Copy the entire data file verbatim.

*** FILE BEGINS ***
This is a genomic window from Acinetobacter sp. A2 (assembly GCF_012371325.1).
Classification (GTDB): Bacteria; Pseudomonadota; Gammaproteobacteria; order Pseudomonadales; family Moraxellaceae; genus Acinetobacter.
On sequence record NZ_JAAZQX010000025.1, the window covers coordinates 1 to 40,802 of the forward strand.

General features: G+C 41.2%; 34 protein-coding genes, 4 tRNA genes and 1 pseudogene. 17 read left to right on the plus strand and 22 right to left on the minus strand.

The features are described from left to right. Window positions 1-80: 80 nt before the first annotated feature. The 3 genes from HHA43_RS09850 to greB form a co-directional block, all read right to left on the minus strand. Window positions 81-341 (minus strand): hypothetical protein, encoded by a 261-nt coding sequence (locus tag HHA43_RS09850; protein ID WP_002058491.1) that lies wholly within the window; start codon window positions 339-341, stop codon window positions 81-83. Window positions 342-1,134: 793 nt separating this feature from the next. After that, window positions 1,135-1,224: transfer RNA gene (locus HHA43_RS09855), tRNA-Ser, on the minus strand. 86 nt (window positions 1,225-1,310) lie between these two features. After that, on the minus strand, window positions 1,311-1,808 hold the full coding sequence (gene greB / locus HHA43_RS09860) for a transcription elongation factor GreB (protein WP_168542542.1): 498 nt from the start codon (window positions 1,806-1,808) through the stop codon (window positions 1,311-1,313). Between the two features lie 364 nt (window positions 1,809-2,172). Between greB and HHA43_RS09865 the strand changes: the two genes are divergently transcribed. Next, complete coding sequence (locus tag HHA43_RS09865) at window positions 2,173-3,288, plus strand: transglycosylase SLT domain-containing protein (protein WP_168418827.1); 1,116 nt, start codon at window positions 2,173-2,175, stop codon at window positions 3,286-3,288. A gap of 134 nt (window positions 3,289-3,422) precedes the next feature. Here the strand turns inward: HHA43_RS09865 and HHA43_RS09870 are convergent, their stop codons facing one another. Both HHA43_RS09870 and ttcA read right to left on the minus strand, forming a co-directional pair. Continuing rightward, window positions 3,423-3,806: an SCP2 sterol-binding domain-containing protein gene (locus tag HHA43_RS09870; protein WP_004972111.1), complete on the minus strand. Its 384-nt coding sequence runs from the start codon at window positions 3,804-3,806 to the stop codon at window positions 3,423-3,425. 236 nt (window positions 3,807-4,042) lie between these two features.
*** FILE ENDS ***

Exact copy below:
This is a genomic window from Acinetobacter sp. A2 (assembly GCF_012371325.1).
Classification (GTDB): Bacteria; Pseudomonadota; Gammaproteobacteria; order Pseudomonadales; family Moraxellaceae; genus Acinetobacter.
On sequence record NZ_JAAZQX010000025.1, the window covers coordinates 1 to 40,802 of the forward strand.

General features: G+C 41.2%; 34 protein-coding genes, 4 tRNA genes and 1 pseudogene. 17 read left to right on the plus strand and 22 right to left on the minus strand.

The features are described from left to right. Window positions 1-80: 80 nt before the first annotated feature. The 3 genes from HHA43_RS09850 to greB form a co-directional block, all read right to left on the minus strand. Window positions 81-341 (minus strand): hypothetical protein, encoded by a 261-nt coding sequence (locus tag HHA43_RS09850; protein ID WP_002058491.1) that lies wholly within the window; start codon window positions 339-341, stop codon window positions 81-83. Window positions 342-1,134: 793 nt separating this feature from the next. After that, window positions 1,135-1,224: transfer RNA gene (locus HHA43_RS09855), tRNA-Ser, on the minus strand. 86 nt (window positions 1,225-1,310) lie between these two features. After that, on the minus strand, window positions 1,311-1,808 hold the full coding sequence (gene greB / locus HHA43_RS09860) for a transcription elongation factor GreB (protein WP_168542542.1): 498 nt from the start codon (window positions 1,806-1,808) through the stop codon (window positions 1,311-1,313). Between the two features lie 364 nt (window positions 1,809-2,172). Between greB and HHA43_RS09865 the strand changes: the two genes are divergently transcribed. Next, complete coding sequence (locus tag HHA43_RS09865) at window positions 2,173-3,288, plus strand: transglycosylase SLT domain-containing protein (protein WP_168418827.1); 1,116 nt, start codon at window positions 2,173-2,175, stop codon at window positions 3,286-3,288. A gap of 134 nt (window positions 3,289-3,422) precedes the next feature. Here the strand turns inward: HHA43_RS09865 and HHA43_RS09870 are convergent, their stop codons facing one another. Both HHA43_RS09870 and ttcA read right to left on the minus strand, forming a co-directional pair. Continuing rightward, window positions 3,423-3,806: an SCP2 sterol-binding domain-containing protein gene (locus tag HHA43_RS09870; protein WP_004972111.1), complete on the minus strand. Its 384-nt coding sequence runs from the start codon at window positions 3,804-3,806 to the stop codon at window positions 3,423-3,425. 236 nt (window positions 3,807-4,042) lie between these two features.